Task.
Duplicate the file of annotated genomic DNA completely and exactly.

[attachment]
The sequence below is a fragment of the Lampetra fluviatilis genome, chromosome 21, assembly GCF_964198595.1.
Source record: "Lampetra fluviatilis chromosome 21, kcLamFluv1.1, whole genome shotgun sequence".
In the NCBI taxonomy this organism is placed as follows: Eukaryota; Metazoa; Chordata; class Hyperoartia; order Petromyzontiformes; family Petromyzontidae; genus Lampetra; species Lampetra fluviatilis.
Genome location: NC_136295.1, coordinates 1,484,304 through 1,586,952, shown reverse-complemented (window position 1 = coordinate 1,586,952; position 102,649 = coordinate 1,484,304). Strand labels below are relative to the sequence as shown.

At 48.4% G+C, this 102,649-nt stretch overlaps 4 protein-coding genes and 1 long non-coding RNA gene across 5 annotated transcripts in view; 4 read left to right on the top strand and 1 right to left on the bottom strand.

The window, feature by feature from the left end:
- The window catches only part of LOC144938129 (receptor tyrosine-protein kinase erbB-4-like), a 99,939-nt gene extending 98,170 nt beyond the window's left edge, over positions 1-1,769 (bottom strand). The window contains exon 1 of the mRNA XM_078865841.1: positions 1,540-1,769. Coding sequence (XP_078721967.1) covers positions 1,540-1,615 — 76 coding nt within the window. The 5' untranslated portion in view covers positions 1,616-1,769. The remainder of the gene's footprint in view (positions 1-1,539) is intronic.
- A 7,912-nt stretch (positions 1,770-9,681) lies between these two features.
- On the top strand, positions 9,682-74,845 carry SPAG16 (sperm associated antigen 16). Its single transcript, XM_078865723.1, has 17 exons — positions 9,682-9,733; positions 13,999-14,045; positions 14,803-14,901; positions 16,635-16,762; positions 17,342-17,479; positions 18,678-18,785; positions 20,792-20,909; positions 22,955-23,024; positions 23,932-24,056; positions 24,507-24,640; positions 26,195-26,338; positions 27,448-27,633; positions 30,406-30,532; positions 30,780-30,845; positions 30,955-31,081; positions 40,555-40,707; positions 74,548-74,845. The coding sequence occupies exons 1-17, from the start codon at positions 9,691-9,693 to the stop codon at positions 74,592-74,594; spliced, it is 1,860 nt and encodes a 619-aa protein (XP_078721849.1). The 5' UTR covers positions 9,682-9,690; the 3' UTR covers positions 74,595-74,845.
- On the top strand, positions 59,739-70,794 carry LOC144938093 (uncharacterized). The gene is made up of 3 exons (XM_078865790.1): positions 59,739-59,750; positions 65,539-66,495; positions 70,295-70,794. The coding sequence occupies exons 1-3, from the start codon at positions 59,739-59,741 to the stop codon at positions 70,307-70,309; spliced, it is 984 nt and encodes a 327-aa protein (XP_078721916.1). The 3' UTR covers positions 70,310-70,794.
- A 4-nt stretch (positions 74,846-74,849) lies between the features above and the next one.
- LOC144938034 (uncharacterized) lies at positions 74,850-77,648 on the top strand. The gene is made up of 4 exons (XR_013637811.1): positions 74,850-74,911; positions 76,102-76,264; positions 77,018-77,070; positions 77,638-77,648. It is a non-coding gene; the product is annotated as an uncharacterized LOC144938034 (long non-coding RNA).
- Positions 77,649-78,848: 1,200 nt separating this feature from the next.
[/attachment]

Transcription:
The sequence below is a fragment of the Lampetra fluviatilis genome, chromosome 21, assembly GCF_964198595.1.
Source record: "Lampetra fluviatilis chromosome 21, kcLamFluv1.1, whole genome shotgun sequence".
In the NCBI taxonomy this organism is placed as follows: Eukaryota; Metazoa; Chordata; class Hyperoartia; order Petromyzontiformes; family Petromyzontidae; genus Lampetra; species Lampetra fluviatilis.
Genome location: NC_136295.1, coordinates 1,484,304 through 1,586,952, shown reverse-complemented (window position 1 = coordinate 1,586,952; position 102,649 = coordinate 1,484,304). Strand labels below are relative to the sequence as shown.

At 48.4% G+C, this 102,649-nt stretch overlaps 4 protein-coding genes and 1 long non-coding RNA gene across 5 annotated transcripts in view; 4 read left to right on the top strand and 1 right to left on the bottom strand.

The window, feature by feature from the left end:
- The window catches only part of LOC144938129 (receptor tyrosine-protein kinase erbB-4-like), a 99,939-nt gene extending 98,170 nt beyond the window's left edge, over positions 1-1,769 (bottom strand). The window contains exon 1 of the mRNA XM_078865841.1: positions 1,540-1,769. Coding sequence (XP_078721967.1) covers positions 1,540-1,615 — 76 coding nt within the window. The 5' untranslated portion in view covers positions 1,616-1,769. The remainder of the gene's footprint in view (positions 1-1,539) is intronic.
- A 7,912-nt stretch (positions 1,770-9,681) lies between these two features.
- On the top strand, positions 9,682-74,845 carry SPAG16 (sperm associated antigen 16). Its single transcript, XM_078865723.1, has 17 exons — positions 9,682-9,733; positions 13,999-14,045; positions 14,803-14,901; positions 16,635-16,762; positions 17,342-17,479; positions 18,678-18,785; positions 20,792-20,909; positions 22,955-23,024; positions 23,932-24,056; positions 24,507-24,640; positions 26,195-26,338; positions 27,448-27,633; positions 30,406-30,532; positions 30,780-30,845; positions 30,955-31,081; positions 40,555-40,707; positions 74,548-74,845. The coding sequence occupies exons 1-17, from the start codon at positions 9,691-9,693 to the stop codon at positions 74,592-74,594; spliced, it is 1,860 nt and encodes a 619-aa protein (XP_078721849.1). The 5' UTR covers positions 9,682-9,690; the 3' UTR covers positions 74,595-74,845.
- On the top strand, positions 59,739-70,794 carry LOC144938093 (uncharacterized). The gene is made up of 3 exons (XM_078865790.1): positions 59,739-59,750; positions 65,539-66,495; positions 70,295-70,794. The coding sequence occupies exons 1-3, from the start codon at positions 59,739-59,741 to the stop codon at positions 70,307-70,309; spliced, it is 984 nt and encodes a 327-aa protein (XP_078721916.1). The 3' UTR covers positions 70,310-70,794.
- A 4-nt stretch (positions 74,846-74,849) lies between the features above and the next one.
- LOC144938034 (uncharacterized) lies at positions 74,850-77,648 on the top strand. The gene is made up of 4 exons (XR_013637811.1): positions 74,850-74,911; positions 76,102-76,264; positions 77,018-77,070; positions 77,638-77,648. It is a non-coding gene; the product is annotated as an uncharacterized LOC144938034 (long non-coding RNA).
- Positions 77,649-78,848: 1,200 nt separating this feature from the next.